I am definitely the wrong guy, even though I am flattered that Josh had reason to believe I might be Satoshi. Unfortunately, in the article, there are several inaccuracies (e.g.: my involvement with AIB was through an undergraduate project; I was not an employee), but my main concern is that more background and qualifications are required for some quotations. My mention of identifying Satoshi, in particular, was not intended to be so seriously construed. In my email to Josh, I referred to this as recreational speculation - just some fun. It is much more appropriate to say that I figured I could identify some Satoshi leads (and I even mean that very lightly). There are certainly far too many possibilities for Satoshi to consider, not to mention the many extensive inquiries that have been conducted. It seems, however, that even restricted searches produce candidates who fit the profile much better than I believe I do.
On many grounds, I had questions about the nuclear-attack quotation (the quotation came from a discussion about decentralization). As I wanted to word it differently, I attempted to replace the quote, but the editors insisted on retaining it in the end.
With regard to the undergraduate project with the AIB, as part of the coursework, this was a compulsory community-based (unpaid) project in college, and our group was randomly assigned to work on the project suggested by the AIB, which was possibly the least interesting project possible. The reality is far from being "hired" to improve their software for currency.
I am a humble student of science with an interest in cryptosystem; I am very far from being any sort of professional in anything. I've never worked in a bank, as described earlier, and I'm definitely not an economist (I've received emails to this effect. My interest in bitcoin stemmed from its architecture and its cryptographic properties, etc. At Crypto 2011, Josh originally approached me about a paper I was involved with related to p2p, and I met him out of curiosity as to why he would be interested. We spoke about it for approximately 20 minutes. I remember we had a brief casual chat when bitcoin came up; I was naturally surprised when he thought I could be Satoshi, and there were some laughter and regrettable errors on my part. However, along with some inaccurate summaries in further studies, numerous misinterpretations and losses of meaning, unfortunately, helped cause the whole thing. In the article, there are small items that often give a different impression, e.g.: glasses brand (frames) (Incidentally, as much as it seems dumb to say, I wasn't even aware of their brand before the article, they were a gift, etc.) I might go on with other aspects too, but it's too trivial to concentrate on. I'm sorry to have bored you, but hopefully, this page will help clear up some details.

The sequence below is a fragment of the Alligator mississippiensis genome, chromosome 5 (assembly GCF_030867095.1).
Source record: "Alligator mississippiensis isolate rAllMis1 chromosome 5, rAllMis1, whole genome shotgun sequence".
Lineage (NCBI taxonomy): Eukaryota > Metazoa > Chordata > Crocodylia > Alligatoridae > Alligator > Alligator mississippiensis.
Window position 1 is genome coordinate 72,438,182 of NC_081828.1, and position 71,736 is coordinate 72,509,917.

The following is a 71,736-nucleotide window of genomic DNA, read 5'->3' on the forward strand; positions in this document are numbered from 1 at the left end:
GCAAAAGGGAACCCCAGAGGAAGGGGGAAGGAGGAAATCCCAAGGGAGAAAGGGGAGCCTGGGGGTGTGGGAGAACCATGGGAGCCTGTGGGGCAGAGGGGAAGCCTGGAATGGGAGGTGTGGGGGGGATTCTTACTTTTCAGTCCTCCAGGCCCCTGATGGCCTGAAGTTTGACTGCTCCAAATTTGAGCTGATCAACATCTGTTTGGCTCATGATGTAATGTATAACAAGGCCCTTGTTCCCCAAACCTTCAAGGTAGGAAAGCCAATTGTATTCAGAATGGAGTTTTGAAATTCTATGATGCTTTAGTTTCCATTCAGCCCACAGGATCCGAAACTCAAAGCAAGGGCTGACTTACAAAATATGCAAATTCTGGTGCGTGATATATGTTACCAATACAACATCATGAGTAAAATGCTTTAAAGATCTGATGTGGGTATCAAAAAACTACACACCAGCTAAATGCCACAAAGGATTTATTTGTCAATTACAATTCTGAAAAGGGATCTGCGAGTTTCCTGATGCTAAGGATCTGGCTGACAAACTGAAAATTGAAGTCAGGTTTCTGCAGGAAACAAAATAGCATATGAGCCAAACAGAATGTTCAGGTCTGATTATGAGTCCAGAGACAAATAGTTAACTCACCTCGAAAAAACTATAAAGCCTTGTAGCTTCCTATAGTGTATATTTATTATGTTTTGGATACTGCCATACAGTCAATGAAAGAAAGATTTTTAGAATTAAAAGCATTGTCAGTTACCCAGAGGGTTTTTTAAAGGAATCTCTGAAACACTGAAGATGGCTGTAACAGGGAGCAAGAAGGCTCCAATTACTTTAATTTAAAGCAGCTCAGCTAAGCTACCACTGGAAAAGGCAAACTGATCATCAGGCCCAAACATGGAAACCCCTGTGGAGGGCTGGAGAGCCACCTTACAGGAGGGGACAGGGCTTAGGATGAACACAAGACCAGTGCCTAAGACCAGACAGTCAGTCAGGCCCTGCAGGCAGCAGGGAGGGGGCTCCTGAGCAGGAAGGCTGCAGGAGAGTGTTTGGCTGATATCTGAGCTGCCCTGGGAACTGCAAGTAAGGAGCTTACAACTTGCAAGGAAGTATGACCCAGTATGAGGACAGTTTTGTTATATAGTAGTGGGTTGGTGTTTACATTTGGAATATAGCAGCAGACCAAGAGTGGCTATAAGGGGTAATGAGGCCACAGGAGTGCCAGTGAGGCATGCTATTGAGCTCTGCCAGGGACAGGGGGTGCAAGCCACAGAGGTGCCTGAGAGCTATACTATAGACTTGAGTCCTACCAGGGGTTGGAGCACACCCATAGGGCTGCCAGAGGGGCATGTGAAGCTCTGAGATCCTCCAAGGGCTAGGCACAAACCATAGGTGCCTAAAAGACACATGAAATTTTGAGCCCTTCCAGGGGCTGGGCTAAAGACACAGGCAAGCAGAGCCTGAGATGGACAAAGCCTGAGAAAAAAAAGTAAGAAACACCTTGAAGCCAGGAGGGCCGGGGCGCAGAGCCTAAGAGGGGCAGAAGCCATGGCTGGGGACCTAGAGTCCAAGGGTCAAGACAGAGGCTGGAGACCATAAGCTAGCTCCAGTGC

I want to re-emphasize that in relation to its economics, any knowledge/interest I have/had in Bitcoin is limited to its use of crypto and its p2p existence. That's enough to claim that I don't like free-market capitalism. Although I believe in the extension of civil liberties (I share the values held by the Pirate Party and the EFF), politically, I have leftist views. Some of the (right-) libertarian philosophies about cryptocurrencies make me feel uneasy for these reasons. I've noticed a few socialists, however, who see some benefits in Bitcoin; this is very promising. Others appreciate his declaration against bank corruption, which is also nice. And others see it as a non-political instrument that makes transactions easier. I still have many reservations about it as a progressive, but I have had an understanding of aspects of its architecture from a technological point of view from the outset.